"His constant outreach to the alienated, his emphasis on mercy and his sheer humanity have served as an inspiration," the USCCB said.
The role of the Catholic church is invaluable in keeping refugees safe, said the U.N. High Commissioner for Refugees Antonio Guterres, but his agency and others working with migrants need much, much more.
Speaking to a meeting of the U.S. bishops' Committee on Migration and staff members of church agencies that deal with migrants, Guterres said the church is vital to helping victims of situations such as the volatile upheaval in the Central African Republic.
A handful of U.S. bishops have released some results of public responses to a survey for the Vatican.
Archbishop Joseph Kurtz applauded "heroic witness" of Catholic leaders in the region "who stand firm for human rights and democracy."
Marriage needs "to be preserved and strengthened, not redefined," San Francisco Archbishop Salvatore J. Cordileone said in support of the State Marriage Defense Act of 2014.
In a joint letter to members of Congress, Catholic bishops and evangelical leaders pleaded for "common sense fixes to our immigration policies" by passing legislation this year.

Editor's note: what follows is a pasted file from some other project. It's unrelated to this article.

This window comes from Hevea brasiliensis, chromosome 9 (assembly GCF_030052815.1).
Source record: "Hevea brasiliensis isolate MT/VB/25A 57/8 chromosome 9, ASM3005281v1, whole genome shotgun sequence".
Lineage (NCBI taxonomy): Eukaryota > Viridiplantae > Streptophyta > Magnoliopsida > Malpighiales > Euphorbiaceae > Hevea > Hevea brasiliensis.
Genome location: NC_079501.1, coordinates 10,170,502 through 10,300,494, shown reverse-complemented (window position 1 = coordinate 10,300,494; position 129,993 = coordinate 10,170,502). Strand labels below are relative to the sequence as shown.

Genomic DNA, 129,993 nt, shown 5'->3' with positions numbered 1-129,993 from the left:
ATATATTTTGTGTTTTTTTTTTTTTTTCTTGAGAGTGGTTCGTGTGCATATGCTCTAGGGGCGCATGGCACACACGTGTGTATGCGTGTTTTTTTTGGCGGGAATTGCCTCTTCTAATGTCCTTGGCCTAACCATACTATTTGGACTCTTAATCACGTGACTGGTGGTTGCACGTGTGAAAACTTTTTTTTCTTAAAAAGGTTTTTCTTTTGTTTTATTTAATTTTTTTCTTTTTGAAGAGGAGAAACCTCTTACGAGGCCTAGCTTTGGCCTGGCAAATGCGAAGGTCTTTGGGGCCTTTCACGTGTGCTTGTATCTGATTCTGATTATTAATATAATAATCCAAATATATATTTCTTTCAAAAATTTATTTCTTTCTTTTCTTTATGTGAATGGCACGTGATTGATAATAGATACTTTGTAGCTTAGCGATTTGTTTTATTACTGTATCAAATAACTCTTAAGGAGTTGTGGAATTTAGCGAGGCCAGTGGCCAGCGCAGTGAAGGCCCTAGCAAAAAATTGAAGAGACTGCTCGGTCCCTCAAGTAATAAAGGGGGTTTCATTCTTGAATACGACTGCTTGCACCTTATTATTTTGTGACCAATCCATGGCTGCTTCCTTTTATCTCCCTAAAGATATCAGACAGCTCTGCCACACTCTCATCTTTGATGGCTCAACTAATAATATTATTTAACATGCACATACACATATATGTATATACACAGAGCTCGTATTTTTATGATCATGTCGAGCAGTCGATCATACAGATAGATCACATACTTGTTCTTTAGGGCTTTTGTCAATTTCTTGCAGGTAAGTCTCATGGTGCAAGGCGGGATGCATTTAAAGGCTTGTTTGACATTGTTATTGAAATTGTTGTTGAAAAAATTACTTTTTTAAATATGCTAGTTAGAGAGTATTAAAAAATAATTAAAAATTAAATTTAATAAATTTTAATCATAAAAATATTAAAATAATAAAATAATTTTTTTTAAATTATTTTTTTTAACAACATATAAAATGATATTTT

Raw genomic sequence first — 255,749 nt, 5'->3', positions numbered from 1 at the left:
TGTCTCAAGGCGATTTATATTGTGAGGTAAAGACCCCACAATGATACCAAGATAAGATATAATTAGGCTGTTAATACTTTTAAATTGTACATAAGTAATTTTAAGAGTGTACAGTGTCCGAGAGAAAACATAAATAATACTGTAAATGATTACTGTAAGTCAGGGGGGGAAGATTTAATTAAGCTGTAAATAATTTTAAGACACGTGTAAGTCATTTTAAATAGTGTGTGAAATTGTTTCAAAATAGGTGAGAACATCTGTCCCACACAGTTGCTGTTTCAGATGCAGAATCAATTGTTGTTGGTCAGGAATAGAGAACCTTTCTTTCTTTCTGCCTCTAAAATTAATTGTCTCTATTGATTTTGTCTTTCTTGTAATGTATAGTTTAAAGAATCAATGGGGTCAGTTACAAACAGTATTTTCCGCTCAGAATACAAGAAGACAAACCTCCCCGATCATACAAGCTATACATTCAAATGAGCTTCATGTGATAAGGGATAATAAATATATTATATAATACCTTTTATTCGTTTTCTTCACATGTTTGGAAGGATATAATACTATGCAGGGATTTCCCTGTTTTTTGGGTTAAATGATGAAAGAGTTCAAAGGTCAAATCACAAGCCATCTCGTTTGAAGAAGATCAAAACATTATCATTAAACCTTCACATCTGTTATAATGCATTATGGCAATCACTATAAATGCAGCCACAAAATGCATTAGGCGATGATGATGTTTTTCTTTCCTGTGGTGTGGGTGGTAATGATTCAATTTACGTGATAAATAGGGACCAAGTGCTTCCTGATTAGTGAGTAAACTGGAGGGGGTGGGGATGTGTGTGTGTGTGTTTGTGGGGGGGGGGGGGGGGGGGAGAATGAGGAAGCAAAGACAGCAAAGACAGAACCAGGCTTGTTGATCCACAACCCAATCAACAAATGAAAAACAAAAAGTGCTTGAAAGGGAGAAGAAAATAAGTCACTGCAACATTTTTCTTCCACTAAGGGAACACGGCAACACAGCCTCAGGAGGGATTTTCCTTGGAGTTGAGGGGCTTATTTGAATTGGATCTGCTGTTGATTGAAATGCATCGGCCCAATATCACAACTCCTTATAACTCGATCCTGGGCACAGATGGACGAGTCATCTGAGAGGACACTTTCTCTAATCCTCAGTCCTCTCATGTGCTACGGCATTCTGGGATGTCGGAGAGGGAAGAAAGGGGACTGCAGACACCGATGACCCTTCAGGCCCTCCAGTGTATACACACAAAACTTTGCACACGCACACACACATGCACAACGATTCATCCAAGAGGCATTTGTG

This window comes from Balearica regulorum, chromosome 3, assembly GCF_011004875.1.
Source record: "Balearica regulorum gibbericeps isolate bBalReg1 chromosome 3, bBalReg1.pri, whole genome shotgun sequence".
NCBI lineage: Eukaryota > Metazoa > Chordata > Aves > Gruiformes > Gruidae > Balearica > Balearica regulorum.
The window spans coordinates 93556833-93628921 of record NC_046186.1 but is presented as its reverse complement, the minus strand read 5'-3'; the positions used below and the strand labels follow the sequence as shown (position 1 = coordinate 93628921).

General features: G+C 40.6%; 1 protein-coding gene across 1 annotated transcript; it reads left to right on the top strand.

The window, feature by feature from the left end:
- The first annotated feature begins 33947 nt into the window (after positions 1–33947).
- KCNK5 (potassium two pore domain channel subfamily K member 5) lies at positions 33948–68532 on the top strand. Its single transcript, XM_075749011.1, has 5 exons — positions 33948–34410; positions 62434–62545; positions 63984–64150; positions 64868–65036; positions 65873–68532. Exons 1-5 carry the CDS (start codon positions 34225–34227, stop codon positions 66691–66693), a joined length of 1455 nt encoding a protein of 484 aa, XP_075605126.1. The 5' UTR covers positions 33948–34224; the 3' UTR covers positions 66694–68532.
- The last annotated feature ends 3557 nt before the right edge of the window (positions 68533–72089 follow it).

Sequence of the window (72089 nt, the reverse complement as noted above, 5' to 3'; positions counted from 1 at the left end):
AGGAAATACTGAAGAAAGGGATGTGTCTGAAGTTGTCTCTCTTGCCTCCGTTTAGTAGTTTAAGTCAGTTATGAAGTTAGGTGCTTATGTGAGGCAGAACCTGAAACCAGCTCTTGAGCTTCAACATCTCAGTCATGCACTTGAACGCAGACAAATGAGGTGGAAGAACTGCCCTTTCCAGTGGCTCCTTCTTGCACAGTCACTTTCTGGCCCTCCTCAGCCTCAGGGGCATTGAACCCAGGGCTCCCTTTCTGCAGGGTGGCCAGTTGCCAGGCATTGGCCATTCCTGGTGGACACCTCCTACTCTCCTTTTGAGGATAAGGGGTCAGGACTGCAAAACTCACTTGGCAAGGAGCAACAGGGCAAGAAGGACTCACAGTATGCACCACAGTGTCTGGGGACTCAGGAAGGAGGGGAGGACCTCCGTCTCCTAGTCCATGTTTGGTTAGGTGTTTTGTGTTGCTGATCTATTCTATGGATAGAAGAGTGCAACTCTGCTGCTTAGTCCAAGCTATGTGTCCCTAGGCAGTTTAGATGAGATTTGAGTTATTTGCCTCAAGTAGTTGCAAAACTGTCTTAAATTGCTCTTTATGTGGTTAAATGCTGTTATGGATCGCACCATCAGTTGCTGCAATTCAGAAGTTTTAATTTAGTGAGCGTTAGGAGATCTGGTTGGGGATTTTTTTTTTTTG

Americans’ attitudes toward the lives and choices of gays and lesbians have changed radically since Massachusetts first legalized same-sex marriage a decade ago.
Catholic parishes are called to build communion with immigrants and newcomers so people unite in faith rather than solely because of their cultural backgrounds, said the bishop of Brooklyn, N.Y., who has worked for 38 years to improve immigrant relations.
Bishop Nicholas DiMarzio, former executive director of Migration and Refugee Services for the U.S. Conference of Catholic Bishops, told a conference Monday on the integration of immigrants into the Catholic church that in U.S. parishes, immigrants and longtime members can learn from each other if they are open to doing so.
Raising the minimum wage would help an estimated 16.5 million workers, but could also cause 500,000 people to lose their jobs.
In light of the proposed death penalty for 20-year-old Dzhokhar Tsarnaev, "Jesus weeps ... again" at the injustice, the Conference of Major Superiors of Men said in a statement Wednesday.
"Christ calls us to love our enemies and travel the long, difficult, but humanizing and liberating road to reconciliation," the conference said.
The CMSM statement came in response to U.S. Attorney General Eric Holder announcing the federal government will seek the death penalty against Tsarnaev, currently being held in federal prison for his alleged role in the Boston Marathon attacks.